1YA Radio Station Building (Former)
74 Shortland Street, Auckland
List Entry Information
List Entry Status
List Entry Type
Historic Place Category 1
Private/No Public Access
15th February 1990
Extent of List Entry
Extent includes the land described as Pt Allots 10‐11 Sec 3 City of Auckland defined on DP 874 (CT NA67C/507), Pt Allot 12 Sec 3 City of Auckland (CT NA152/135), North Auckland Land District, and the building known as 1YA Radio Station Building (Former) thereon.
Auckland Council (Auckland City Council)
Pt Allots 10‐11 Sec 3 City of Auckland (CT NA67C/507), Pt Allot 12 Sec 3 City of Auckland (CT NA152/135), North Auckland Land District
The former 1YA Building was purpose-built in 1934 as a radio broadcasting station, housing the first licensed radio station in New Zealand. It is a strikingly original structure, located on a ridge overlooking the commercial centre of Auckland. Designed with thick walls and a lack of external windows to prevent the transmission of sound, the building was one of a number commissioned by the Broadcasting Board to meet the rapid development and popularity of radio. Before the advent of television, radio was a significant force in the social and political life of the country.
The brick building was designed by the prominent local practice of Wade and Bartley, who had overseen the construction of other structures linked with technological advances in Auckland (see 'Landmark House'). Using a fortress-like Romanesque style on the exterior to mark it out as a new type of structure, the interior of the studios was inspired by Art Deco design, emphasising the progressive aspects of technology. Its single-storey frontage masks the large size of the interior, which contains several floor levels terraced into a descending slope. The later use of the building reflected changes in the form of public broadcasting, and in 1960 it became the first operational television station for the New Zealand Broadcasting Service. For a while it was the largest television studio in the country, before being vacated by Television New Zealand in 1989. In 2000-2001, the building was converted by the University of Auckland for use in teaching the performing arts, and it also houses an art gallery. Original elements in the foyer were conserved, although much of the remainder of the interior required modification.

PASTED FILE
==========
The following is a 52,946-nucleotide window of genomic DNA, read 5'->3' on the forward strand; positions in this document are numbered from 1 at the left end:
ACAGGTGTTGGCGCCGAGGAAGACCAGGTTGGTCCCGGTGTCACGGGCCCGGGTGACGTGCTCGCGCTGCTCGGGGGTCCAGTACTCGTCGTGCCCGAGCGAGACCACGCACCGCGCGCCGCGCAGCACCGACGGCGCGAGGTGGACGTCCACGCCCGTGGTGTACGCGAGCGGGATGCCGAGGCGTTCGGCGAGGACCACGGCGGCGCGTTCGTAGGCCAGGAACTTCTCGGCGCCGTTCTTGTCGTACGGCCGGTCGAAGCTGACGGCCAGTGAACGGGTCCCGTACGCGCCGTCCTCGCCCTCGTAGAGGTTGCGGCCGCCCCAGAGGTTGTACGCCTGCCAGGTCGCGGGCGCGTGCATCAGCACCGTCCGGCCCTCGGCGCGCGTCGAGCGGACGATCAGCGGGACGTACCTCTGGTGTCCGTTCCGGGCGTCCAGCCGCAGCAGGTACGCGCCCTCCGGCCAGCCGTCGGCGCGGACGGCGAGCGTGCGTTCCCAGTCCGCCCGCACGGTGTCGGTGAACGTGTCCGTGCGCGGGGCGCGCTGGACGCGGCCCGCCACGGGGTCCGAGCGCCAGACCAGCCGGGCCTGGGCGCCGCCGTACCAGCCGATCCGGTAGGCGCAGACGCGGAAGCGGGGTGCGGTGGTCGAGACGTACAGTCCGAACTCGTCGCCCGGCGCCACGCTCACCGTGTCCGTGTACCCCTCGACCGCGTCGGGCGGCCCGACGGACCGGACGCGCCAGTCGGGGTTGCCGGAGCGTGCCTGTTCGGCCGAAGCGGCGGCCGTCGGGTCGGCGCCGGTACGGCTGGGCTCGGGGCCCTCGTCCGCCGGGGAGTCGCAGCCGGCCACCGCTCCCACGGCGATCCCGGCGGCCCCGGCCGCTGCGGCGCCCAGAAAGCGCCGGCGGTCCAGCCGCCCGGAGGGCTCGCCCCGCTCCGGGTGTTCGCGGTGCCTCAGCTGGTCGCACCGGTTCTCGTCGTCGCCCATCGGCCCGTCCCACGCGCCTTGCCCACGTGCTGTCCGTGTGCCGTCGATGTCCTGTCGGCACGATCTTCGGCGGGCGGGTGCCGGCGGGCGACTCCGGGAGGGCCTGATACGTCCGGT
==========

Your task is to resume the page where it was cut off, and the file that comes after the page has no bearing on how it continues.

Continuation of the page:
The former 1YA and Television New Zealand building is nationally significant as one of only a few remaining buildings in the country associated with early broadcasting. It has valuable connections with the beginnings of state-run radio and television, and changes in communications technology during the twentieth century. It is associated with many political and entertainment personalities, and has had a role in the formation of a New Zealand cultural identity. The building is an important example of pre-Second World War building technology, with much of its original external fabric intact. An Auckland landmark, it makes a significant contribution to the Shortland Street streetscape, with distinctive elements such as its galvanised steel transmission tower. Its value is enhanced by its proximity to other historic buildings of early twentieth-century date including the General Buildings and the South British Insurance Company Building.
Historical Significance or Value
1YA was the first radio station to be licensed under the 1923 Radio Regulations. It operated initially from various modified existing buildings in Symonds Street, France Street and Karangahape Road. Radio broadcasting expanded rapidly in the 1930s despite the Depression. Vast technological change occurred in a very short space of time. Under the Broadcasting Board, new stations with improved facilities were opened in new buildings specifically designed for the purpose of radio broadcasting. The Shortland Street building was constructed as part of this upgrading. 1YA remained in this building until 1961.
In 1959 test equipment for the transmission of television programmes was installed in the studio. AKTV2 became the first of the main centre television stations, commencing regular telecasts from the Shortland Street Studio in 1960. In 1966 Studio One was commissioned at Shortland Street as a custom designed television studio. It remained New Zealand's largest television studio until the opening of the Avalon complex.
The Shortland Street building has played a crucial role in the establishment and development of both radio and television in New Zealand.
The demands of radio technology, a steep site and the lack of an established prototype or style for radio station buildings resulted in a highly unique design for the IYA radio station building (now the TVNZ Studios).
The Shortland Street Studios were constructed on the former beach cliff and this steep site was of critical importance in designing the building. The main studio is two stories in height, one level down from the main entrance. The thick and windowless walls were necessary to stop the transmission of sound from studio to studio and from the street into the studio. The predominant style for American Radio Station buildings was what became known as 'moderne'. This style relied heavily on the use of glazing - both glass bricks and window strips. These elements were, however, inappropriate for stopping sound transmission and the Shortland Street Studios have 22 inch walls and triple glazing.
The conception of the design was, like most Art Deco designs, highly romantic. The eclectic selection of motifs by the designers, ranging in source from ancient civilisations to modern machines, was characteristic of the times. The historicist ziggurat form of the pinnacles, typical of Art Deco design, contrasts with the radio transmitter mounted on the roof, indicative of the technological age. The interior featured elaborate decorative work and was described as a 'magnificent palace of Broadcasting'.